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DataChasers Inc. - Computer Forensics Experts

Question: When and how is an expectation of privacy predictable, and does this extend to joint property between husband and wife?

The scenario: Husband & wife, still married, still living together, in a joint-property state; the couple purchased a computer after they were married. One partner in the marriage wants to know what is on the computer, all of it, deleted files, e-mail, documents, etc. Because of passwords, file deletions, and related barriers, a third party--a forensic computer examiner--is needed to extract the requested information and provide it to only one partner. I have been confronted with this scenario dozens of times since I started doing forensic computer work. Each case has its own merits, and I make a decision based on each individual set of circumstances.

Disclaimer: I am not an attorney; this is not legal advice, or even a legal opinion. This article reflects my decision on how I intend to conduct my business after being presented with an ethical, and legal dilemma of whether or not to take each case.

While this article focuses on computer privacy, it is apparent that the logic applies to several other areas wherein privacy issues become a concern. Keep in mind that we are not discussing privacy in the workplace; the principles may apply, but there are different regulations and expectations when discussing a person's expectation of privacy on the job.

Opinions regarding the privacy issue are like thumbs, everyone has at least one and most have a couple of them. The opinions run from, "It's all private," to "None of it is private." After doing quite a bit of research, I'm convinced the resolution is somewhere in the middle.

The California Privacy Act (PC 630-637.3) was designed to protect the right of privacy, and it prohibits eavesdropping or recording of confidential communications without the consent of all parties involved. No exemption for a spouse. Additionally, Section 1 of Article 1 of the California Constitution assigns inalienable rights, including the right to privacy. On the Federal level, the ECPA (Electronic Communications Privacy Act of 1986) prohibits unauthorized access to or retrieval of electronic communication while it is in electronic storage, especially when a person exhibits an expectation of privacy.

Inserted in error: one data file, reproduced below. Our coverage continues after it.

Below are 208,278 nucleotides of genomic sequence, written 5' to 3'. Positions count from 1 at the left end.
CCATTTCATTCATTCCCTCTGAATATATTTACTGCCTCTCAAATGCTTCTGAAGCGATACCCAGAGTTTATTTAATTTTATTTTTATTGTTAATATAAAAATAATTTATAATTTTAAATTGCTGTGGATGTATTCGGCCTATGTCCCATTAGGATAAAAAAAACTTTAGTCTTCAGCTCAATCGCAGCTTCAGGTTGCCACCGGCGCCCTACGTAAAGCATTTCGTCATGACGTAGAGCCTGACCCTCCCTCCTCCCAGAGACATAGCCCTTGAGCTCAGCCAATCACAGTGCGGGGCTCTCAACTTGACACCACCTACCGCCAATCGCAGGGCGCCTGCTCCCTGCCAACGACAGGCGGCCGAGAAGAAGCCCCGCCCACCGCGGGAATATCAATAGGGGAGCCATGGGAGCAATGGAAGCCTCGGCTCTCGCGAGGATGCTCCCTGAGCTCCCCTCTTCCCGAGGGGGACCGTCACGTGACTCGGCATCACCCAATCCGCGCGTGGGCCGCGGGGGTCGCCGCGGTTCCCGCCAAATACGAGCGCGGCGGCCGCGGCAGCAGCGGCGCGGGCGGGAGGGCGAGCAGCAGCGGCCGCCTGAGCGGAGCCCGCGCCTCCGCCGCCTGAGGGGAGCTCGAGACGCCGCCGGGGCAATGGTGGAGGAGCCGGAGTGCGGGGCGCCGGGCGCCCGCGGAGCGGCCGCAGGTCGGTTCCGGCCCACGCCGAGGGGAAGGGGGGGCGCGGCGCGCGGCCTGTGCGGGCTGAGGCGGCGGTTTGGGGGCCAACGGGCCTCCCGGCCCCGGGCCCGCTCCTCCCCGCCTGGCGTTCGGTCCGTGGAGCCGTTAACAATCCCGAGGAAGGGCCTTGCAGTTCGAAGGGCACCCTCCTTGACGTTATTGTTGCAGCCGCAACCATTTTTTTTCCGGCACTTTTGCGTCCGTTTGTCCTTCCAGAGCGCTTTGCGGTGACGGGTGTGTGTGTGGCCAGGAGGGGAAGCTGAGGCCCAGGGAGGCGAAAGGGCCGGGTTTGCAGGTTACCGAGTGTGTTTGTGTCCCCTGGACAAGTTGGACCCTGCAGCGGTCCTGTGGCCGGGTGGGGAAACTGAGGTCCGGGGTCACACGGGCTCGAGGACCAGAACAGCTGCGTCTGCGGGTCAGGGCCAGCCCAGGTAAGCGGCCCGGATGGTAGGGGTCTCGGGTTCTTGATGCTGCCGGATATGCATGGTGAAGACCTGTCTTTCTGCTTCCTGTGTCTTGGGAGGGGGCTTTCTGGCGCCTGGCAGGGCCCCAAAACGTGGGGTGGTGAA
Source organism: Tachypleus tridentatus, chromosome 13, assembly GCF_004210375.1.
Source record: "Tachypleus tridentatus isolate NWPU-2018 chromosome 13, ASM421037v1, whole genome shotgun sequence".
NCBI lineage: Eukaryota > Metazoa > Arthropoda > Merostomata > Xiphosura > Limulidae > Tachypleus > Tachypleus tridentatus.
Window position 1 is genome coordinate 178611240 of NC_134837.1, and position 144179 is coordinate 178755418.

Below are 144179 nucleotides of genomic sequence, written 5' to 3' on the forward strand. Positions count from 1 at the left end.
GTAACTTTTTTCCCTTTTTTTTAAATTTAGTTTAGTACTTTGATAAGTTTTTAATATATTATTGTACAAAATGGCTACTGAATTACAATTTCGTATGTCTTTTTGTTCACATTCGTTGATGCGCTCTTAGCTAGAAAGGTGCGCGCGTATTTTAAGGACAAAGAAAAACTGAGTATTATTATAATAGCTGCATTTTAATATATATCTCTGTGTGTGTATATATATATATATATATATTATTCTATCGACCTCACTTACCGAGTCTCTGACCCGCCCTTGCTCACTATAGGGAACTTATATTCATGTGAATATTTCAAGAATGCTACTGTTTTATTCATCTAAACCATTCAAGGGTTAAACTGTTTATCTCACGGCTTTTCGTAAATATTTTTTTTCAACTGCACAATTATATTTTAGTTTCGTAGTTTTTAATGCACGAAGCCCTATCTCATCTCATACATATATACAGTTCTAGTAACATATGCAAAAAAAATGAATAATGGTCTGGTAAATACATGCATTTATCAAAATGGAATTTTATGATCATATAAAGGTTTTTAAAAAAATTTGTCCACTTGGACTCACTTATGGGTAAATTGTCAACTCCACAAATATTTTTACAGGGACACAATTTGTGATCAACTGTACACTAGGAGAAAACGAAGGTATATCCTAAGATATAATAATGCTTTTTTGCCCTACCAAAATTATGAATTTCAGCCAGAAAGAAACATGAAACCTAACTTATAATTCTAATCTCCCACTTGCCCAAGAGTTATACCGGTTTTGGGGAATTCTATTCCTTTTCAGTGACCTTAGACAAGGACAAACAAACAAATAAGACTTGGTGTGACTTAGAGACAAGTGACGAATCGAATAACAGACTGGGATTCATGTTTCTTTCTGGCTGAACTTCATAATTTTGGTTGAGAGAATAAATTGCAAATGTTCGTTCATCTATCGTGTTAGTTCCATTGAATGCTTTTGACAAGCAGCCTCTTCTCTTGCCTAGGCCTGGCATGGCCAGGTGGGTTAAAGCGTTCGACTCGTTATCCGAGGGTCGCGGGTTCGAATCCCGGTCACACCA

In determining whether we have a privacy expectation conflict, we need to look at several issues that either reinforce or negate that expectation. Circumstances that tend to tip the scales include:

  • How many people have access to the computer? Is it in a common area, or accessible to only one person? Do other family members use it to play games, do homework, write letters, or generally have access? If so, it is doubtful that general access areas within the computer could be considered private.
  • Passwords, I think, offer strong argument that there is an expectation of privacy; however, from whom? Is the password intended to prohibit access by the spouse, or maintain privacy from a third party? For example, if financial or business files are have password protection, an argument could be made that it is for business privacy, but not spousal privacy. Another consideration is simply if the password is known or not. If a person has never known a password, perhaps the reason is for privacy protection. However, lack of computer knowledge may be the reason for not knowing a password; if a party has no computer knowledge, there is little reason for them to know the password. It would not do them any good--they wouldn't know what to do with it if they did know it. Therefore, a password might not be known, but the person still have access. The same for screen names, or other Internet identifiers--there are multiple considerations for why a person may have different identities on the computer.
  • Encryption should throw up red flags all over the place. But the reason for the encryption needs to be investigated. Many of the issues involving passwords apply to encryption, but with a different twist--encryption carries with it an intentional act; generally, someone had to encrypt the file with an expectation that it would be later unencrypted, by either the same person or by another recipient. Regardless, the user has without doubt expressed a privacy expectation.
  • File deletion is a common practice of all computer users. If a file is deleted it may be because the user simply did not want the file cluttering the hard drive, or it may be because they intend the information to be kept private.

I tend to consider all these issues when making a determination about privacy, but it all boils down to one primary consideration: whether or not a person has a right to see what is on the computer. If an argument can be made for privacy expectation, they do not have that right. If circumstances negate the privacy expectation, then they may have a right to the information. Simple, huh?

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